In the Pilot 4T study (n=135) , remote patient monitoring (RPM) was associated with improved time in range (TIR) and lower A1c. Measuring differences in how patients respond to messages from the care team is essential for the design of effective, personalized care models. We analyzed electronic health record (EHR) and continuous glucose monitor (CGM) data to estimate the week-over-week impact of RPM messages on patients’ TIR. We applied statistical clustering methods to divide patients who received messages into two groups based on their changes in TIR and compared the characteristics of these groups. Receiving a message was associated with a greater mean week-to-week improvement in TIR after a low-TIR week [4.9 percentage points (pp) after a message vs. 2.5pp without a message; p < 0.001]. A patient’s TIR improvement after receiving a message is greater on average if the same patient’s TIR improved following previous messages. We identified two groups of patients with significantly different responses to messages. The group with greater mean TIR improvement after messages contains a larger proportion of non-white, non-English speaking, and publicly insured patients. We found that messages were associated with different magnitudes of TIR improvement across two clusters of patients. Identifying patients who benefit more from RPM could facilitate the personalization of management strategies.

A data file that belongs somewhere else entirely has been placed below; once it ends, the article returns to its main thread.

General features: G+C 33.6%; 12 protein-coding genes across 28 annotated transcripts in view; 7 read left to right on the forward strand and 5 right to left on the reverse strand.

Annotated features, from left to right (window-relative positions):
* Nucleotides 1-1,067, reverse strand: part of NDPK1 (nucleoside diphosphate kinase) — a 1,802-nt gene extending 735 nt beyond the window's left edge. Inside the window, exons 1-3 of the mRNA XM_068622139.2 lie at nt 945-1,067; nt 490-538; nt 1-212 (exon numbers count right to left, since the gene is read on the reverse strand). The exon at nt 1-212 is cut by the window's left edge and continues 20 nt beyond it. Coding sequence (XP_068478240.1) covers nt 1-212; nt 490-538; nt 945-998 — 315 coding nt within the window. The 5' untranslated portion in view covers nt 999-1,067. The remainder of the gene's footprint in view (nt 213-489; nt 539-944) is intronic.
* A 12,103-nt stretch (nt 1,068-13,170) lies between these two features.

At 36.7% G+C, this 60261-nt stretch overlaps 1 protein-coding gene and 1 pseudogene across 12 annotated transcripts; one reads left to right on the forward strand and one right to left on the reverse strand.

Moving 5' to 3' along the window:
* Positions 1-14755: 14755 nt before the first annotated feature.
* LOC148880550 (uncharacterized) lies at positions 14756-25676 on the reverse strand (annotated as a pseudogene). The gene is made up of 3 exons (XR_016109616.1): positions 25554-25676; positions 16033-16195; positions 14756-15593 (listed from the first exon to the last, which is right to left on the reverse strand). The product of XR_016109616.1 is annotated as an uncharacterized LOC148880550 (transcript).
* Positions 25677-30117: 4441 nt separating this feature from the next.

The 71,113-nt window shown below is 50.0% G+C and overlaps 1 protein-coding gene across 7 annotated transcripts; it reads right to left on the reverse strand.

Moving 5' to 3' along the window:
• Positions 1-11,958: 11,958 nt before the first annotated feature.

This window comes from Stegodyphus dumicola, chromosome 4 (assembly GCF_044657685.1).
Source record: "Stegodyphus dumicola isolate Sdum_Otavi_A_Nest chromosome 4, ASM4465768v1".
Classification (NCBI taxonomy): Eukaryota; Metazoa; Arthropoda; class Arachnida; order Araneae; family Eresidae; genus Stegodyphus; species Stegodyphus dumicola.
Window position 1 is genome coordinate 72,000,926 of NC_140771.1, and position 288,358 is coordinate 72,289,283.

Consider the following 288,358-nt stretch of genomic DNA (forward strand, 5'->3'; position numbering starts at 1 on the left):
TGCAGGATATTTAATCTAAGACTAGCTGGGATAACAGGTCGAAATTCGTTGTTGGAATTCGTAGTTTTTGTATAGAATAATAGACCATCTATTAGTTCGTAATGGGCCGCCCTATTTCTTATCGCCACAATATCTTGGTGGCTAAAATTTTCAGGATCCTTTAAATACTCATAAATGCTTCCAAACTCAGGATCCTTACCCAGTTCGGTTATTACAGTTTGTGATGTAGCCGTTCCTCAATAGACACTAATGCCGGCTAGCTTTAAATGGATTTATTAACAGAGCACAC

J.Ferstad: None. P.Prahalad: None. D.M.Maahs: Advisory Panel; Abbott Diabetes, Eli Lilly and Company, Medtronic, Novo Nordisk, Sanofi, Consultant; Aditx Therapeutics, Inc., Biospex. E.Fox: None. R.Johari: None. D.Scheinker: None.


Helmsley Charitable Trust, ISPAD-JDRF Fellowship,NIH R18DK122422,Stanford Diabetes Research Center,LPCH Auxiliaries,Stanford Maternal and Child Health Research Institute, The Stanford REDCap platform ( is developed and operated by Stanford Medicine Research IT team. The REDCap platform services at Stanford are subsidized by a) Stanford School of Medicine Research Office, and b) the National Center for Research Resources and the National Center for Advancing Translational Sciences, National Institutes of Health, through grant UL1 TR001085.

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